A Novi businessman was in federal court on Wednesday in connection with a fire that killed five illegal immigrants who were living his basement.
The judge granted Roger Tam bond on Wednesday, but it came with a number of conditions: $10,000 unsecured, his passport has been revoked, and he will have to pay for electronic monitoring.
Those stipulations were made after his court appearance on Wednesday. The prosecution argued that Tam, a China native, is a flight risk while adding that more charges are expected, considering that Tam is accused of harboring illegal immigrants.
A judge granted Roger Tam bond with a number of conditions including $10,000 unsecured. He cannot get his passport back and there will be some sort of electronic monitoring which tam will have to pay for.
The prosecutor in court argued that Tam is a flight risk being a native of China, also given the charges of harboring illegal immigrants. And the likelihood that the US attorney will add more serious charges at some point.
"He hasn't been to China in 20 years," said attorney Ray Cassar. "His family is here, his business is here since 1989. This man is not going anywhere."
Five young men who came to this country illegally died back on Jan. 31 in a house fire on Mystic Forrest Drive in Novi.
U.S. Attorney Barbara McQuade and other investigators have stated that Tam did not tell fire crews people were inside the house.
Tam's attorney says that is not true.
"He did, he absolutely told them," Cassar said. "His Indication was they came out, we cannot find anyone, he said yes, there are people in the home. There are people in the home."
Investigators say the fire appears to have been accidental and the fire started on one of the beds in the basement, where all of the victims lived.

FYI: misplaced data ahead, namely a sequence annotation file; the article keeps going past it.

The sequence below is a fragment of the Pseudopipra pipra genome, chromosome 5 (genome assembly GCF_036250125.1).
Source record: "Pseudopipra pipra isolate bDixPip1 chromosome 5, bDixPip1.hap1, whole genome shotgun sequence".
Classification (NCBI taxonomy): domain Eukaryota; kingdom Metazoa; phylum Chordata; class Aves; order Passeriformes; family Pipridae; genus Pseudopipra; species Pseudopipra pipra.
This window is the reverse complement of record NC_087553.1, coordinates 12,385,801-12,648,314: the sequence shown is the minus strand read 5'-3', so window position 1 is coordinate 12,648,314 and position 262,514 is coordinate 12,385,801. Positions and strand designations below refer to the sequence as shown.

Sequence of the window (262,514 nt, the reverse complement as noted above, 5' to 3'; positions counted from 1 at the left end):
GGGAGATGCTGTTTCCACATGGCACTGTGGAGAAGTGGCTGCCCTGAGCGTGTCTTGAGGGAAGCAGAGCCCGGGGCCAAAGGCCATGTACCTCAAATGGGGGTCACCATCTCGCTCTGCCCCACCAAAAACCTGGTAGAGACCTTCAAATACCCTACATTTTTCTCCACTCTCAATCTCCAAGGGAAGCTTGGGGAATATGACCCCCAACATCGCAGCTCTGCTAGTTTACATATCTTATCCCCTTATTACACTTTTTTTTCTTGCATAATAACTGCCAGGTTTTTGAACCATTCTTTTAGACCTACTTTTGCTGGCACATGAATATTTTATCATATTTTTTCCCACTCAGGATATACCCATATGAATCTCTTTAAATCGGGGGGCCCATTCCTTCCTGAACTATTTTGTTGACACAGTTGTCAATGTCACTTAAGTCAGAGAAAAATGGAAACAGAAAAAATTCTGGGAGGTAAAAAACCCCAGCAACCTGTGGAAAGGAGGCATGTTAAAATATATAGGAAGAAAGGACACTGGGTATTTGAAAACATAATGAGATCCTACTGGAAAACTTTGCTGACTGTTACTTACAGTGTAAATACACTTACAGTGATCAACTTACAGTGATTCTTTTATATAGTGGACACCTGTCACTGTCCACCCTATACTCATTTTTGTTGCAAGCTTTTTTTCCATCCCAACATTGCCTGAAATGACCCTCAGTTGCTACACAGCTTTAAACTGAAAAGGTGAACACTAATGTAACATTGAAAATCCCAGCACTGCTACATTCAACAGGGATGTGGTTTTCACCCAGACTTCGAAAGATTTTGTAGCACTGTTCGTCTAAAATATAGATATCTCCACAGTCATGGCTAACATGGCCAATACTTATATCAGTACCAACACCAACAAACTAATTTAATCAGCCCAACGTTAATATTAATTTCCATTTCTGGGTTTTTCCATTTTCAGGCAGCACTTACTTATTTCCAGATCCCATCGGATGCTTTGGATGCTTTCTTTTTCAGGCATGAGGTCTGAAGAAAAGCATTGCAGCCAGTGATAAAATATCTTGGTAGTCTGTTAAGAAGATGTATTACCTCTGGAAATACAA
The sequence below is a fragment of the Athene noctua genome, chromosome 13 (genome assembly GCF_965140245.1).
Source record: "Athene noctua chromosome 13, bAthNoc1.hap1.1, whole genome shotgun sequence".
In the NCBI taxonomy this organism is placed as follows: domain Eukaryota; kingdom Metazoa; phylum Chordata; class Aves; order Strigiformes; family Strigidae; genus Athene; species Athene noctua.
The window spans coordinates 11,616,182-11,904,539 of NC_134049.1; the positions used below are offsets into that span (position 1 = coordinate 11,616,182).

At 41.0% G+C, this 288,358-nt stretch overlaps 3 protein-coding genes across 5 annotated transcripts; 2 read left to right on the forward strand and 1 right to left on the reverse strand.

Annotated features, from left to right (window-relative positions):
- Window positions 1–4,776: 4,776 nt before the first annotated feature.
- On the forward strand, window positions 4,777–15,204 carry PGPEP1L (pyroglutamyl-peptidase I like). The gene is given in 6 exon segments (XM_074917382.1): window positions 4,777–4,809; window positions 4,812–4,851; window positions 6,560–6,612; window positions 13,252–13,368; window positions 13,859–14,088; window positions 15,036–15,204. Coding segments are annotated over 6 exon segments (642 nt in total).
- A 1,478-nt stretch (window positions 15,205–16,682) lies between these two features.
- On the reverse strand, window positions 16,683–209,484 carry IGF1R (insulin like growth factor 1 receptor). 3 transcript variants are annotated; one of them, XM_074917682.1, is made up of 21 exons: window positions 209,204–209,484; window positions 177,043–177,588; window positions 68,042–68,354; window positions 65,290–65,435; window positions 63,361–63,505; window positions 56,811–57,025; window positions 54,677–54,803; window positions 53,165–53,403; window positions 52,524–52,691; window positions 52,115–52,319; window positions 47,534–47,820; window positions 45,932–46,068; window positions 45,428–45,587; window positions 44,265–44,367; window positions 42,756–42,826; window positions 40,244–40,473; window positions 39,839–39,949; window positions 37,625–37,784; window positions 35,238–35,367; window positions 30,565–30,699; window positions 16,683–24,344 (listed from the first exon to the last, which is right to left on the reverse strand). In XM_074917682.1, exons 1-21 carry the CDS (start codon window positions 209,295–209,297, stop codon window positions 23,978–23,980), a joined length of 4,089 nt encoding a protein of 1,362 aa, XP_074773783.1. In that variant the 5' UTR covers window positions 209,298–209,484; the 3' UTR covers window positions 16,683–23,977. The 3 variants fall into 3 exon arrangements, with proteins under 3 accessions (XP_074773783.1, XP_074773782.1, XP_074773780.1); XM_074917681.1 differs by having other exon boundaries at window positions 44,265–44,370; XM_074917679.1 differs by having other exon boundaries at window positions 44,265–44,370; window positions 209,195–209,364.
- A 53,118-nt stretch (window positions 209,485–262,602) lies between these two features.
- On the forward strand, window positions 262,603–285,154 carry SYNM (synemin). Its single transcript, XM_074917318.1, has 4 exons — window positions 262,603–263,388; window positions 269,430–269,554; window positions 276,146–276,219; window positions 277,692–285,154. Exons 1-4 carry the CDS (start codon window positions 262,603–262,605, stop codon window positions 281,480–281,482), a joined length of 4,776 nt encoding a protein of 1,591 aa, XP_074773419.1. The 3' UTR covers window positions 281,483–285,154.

"It was a Novi home, this wasn't some slumlord," Cassar said. "It was a Novi home. But five is still excessive, beds, futons, personal items, all over the place. Two bedrooms. A bathroom, a kitchen and they were allowed to go through the house."
All of the victims, between the ages of 16 and 23 also worked at Kim's Garden, a restaurant owned by Tam.
Ray Cassar argued that although the young men were not in the country us citizenship, they were not smuggled or held against their will.
Cassar claims that Tam treated the young men who died like family.
"He made them breakfast, they ate together, this was like a family situation," Cassar said. "Now I know people don't want to believe that, well they're living in the basement. That was an option for them to have a place to stay."
Investigators say there were a number of fire code violations inside the home including disabled smoke detectors in the basement.
"There were smoke alarms in that house, they made it seem all of these smoke alarms were not working," Cassar said. "That's not true."
Roger Tam will be back in court on March 4 for a preliminary hearing.